Club Hopes to Make and Donate Hundreds of Surgical Caps to Local Hospitals
By: Perla Gonzalez
The Pre-Med club plans to create unique and colorful surgical caps for child patients in hopes of relieving the stress of their upcoming procedures.
“They’re already in a tough environment with parents and doctors telling them what to do,” said Narmin Mekawy. “This gives them a chance to be able to choose for themselves.”
Mekawy, the President of the Pre-Med Club, was presented with the idea to create surgical caps last semester when a member showed the club a video of another club creating the caps for their local hospital.
This semester, when she became president, the members brought the idea up again, and everyone wanted to be involved. They began to look into how to make the caps and where they plan to donate their finished caps.
Mekawy hopes to donate the colorful caps somewhere close to home, like the Staten Island University Hospital. When she reached out to them, they were not only glad to hear that students were interested in helping out pediatric patients, but they had also presented guidelines on what caps they would accept.
The caps can be made with 100% cotton fabric with no glitter, and then, the hospital would do their own sanitation process once they receive the caps so that they can be ready for surgery use.
While this is the first event of its kind here on campus, other communities have created surgical caps for their local hospitals. According to Corpus Christi Business News, volunteers have created and donated over 1,000 caps every three months to Driscoll Children’s Hospital back in 2018. The hospital staff felt that the caps helped the patients feel more comfortable
during their stay.
While the CSI Connect page, a website where students can check out the upcoming
events on campus, says that the event was on November 26th, Mekawy plans to make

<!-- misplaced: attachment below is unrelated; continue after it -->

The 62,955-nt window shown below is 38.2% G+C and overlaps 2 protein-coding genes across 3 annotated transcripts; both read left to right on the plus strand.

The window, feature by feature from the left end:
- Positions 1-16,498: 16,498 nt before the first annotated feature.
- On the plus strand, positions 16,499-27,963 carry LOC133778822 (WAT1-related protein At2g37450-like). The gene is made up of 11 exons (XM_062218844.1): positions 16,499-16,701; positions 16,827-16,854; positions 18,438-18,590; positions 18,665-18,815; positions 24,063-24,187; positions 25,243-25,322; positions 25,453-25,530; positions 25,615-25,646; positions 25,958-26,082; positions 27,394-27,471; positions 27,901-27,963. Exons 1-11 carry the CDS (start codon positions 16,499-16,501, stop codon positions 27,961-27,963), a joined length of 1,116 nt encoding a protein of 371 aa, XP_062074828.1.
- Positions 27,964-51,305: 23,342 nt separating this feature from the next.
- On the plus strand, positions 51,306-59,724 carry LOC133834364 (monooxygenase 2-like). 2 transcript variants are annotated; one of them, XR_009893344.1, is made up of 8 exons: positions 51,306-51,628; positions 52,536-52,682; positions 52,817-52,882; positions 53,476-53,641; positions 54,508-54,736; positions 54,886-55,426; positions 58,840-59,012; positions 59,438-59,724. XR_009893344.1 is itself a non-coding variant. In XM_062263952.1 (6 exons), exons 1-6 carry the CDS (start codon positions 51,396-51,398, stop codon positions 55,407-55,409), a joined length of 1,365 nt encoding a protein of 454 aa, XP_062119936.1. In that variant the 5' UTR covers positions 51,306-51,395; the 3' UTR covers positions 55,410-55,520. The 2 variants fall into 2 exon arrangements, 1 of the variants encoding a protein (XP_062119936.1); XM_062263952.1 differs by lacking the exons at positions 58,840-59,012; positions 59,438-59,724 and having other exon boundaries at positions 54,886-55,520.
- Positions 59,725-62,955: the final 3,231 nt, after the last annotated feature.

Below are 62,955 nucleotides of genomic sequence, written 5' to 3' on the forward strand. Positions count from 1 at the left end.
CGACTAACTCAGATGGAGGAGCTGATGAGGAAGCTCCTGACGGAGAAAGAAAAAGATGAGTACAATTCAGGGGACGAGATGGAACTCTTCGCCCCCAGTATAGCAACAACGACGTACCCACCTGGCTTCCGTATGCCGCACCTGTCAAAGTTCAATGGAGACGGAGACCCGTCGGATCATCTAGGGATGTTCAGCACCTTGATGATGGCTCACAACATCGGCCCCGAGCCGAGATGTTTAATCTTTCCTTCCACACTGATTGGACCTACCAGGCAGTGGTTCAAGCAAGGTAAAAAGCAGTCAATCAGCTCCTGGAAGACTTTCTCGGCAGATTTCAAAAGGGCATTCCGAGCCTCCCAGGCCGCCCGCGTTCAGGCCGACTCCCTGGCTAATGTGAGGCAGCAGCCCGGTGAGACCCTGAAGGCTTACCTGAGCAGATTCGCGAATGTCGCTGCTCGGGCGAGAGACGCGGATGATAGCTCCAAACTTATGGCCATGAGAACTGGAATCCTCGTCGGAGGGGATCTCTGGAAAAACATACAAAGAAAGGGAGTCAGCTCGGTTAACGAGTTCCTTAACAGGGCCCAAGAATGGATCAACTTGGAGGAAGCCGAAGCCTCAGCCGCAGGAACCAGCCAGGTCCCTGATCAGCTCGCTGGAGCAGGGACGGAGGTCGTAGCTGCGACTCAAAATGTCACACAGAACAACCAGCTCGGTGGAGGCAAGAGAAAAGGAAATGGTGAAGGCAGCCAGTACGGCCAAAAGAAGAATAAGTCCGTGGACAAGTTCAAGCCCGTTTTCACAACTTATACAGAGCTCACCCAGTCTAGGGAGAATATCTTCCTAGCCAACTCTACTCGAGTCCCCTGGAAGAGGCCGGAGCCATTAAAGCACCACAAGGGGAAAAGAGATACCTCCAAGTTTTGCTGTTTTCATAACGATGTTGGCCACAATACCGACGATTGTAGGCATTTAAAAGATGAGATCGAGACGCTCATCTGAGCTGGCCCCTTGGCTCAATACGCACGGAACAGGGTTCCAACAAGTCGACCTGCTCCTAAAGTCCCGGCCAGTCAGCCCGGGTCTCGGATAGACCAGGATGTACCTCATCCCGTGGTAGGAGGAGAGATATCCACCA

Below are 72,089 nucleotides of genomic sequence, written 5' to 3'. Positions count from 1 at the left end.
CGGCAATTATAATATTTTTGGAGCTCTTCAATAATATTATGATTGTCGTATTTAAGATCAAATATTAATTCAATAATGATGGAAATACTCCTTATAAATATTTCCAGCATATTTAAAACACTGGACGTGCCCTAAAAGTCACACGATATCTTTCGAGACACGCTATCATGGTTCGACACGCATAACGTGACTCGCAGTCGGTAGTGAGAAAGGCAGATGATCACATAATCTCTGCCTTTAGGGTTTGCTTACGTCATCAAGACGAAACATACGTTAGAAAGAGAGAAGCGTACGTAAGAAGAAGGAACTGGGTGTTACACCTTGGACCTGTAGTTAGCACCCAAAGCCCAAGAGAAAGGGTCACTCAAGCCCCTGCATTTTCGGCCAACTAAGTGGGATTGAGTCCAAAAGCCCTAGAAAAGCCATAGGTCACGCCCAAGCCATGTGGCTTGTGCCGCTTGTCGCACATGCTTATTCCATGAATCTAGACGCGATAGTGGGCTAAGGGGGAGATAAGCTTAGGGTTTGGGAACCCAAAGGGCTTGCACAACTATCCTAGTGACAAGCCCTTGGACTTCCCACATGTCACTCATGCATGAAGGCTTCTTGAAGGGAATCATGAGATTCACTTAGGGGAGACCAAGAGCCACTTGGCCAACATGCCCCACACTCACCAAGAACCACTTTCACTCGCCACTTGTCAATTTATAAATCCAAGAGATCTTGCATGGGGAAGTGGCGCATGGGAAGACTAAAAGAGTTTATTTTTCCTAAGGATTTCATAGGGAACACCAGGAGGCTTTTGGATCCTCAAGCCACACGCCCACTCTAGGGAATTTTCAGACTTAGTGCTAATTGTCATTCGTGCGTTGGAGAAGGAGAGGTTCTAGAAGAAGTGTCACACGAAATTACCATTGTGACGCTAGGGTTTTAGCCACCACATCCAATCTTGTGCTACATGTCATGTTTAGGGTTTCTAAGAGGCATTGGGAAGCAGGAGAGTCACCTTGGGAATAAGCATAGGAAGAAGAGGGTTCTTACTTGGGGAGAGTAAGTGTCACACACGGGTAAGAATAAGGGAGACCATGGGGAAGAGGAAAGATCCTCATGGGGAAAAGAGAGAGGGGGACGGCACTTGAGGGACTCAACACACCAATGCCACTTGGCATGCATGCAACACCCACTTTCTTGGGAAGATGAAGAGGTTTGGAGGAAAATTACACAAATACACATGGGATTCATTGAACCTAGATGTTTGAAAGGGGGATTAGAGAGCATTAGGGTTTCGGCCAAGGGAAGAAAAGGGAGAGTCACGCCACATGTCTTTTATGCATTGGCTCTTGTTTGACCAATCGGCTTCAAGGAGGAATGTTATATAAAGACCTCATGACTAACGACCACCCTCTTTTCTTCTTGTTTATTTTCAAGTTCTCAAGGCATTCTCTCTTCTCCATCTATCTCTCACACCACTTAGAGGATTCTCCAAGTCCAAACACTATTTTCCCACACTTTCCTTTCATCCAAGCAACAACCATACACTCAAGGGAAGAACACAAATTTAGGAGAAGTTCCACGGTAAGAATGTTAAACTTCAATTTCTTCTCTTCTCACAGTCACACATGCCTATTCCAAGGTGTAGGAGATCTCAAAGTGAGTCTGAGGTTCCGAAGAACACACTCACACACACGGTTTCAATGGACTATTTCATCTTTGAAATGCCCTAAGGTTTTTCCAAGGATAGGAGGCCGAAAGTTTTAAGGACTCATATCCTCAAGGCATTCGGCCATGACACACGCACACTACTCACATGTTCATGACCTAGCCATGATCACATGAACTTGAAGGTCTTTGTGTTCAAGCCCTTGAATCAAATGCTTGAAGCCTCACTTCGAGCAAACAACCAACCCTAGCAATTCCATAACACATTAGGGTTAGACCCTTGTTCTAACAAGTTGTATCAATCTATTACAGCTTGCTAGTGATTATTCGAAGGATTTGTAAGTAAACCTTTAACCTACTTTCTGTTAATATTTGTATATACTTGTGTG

this an ongoing project starting this semester and continuing into the next one. She plans to
create a few hundred surgical caps before she donates them.
She asks that each member and volunteer donate $10 so they can get the supplies that they need to make the caps. Along with the $10 given by each member, Mekawy plans to host fundraisers to raise money to buy the fabric and supplies needed to make all the caps.
The $10 will go towards purchasing a yard of fabric, which can make up to four caps, and will be used to buy elastic bands needed to finish them out. Each cap will be made at a standard hospital size in order to fit most children.
Former Pre-Med club member, Kalindi Mishra, thinks this is a great and unique id “I like that club is doing something we haven’t seen on campus before,” said Mishra. “It’s a nice idea and a great way to help children in need.”
Since this is the first time the event is occurring on campus, it is something that has interested students outside of the club. “I think it’s great because kids are naturally scared of the doctor’s office, and it could be intimidating for them,” said Allison Ramos.
“It can also ease their anxiety, too, because it is giving them the power to choose instead of being controlled.” Mekawy hopes that this will inspire other clubs and people to do this and get involved to help their community.
“It is a good way to help and understand what other people are going through,” said Mekawy. “Not only will you be making a child’s day, but also their parents and the hospital staff when they see strangers helping others.”
Sidebar: Narmin Mekawy is now the current president of the Pre-Med club on campus. She has
been a member of the club for a while and was one of the three nominees to become the
President for this semester. Narmin describes herself as the type of person who, when she gets
involved in something she gives it 100%.
As a member, she was always involved in the club activities. In her first semester as president, she has led a suicide awareness event for the club and even went to a fundraiser walk.
The club had a meeting for domestic violence awareness and already has many events that she would like to host with the club lined up. She is a Pre-Med student and is completing her Master’s in neuro-science, is defending her thesis at the end of the semester, and plans to take the GRE and MCAT next semester.
She is also the president of the Better Education Foundation, a 501C3 non-profit that is trying to provide education outlets to women and children.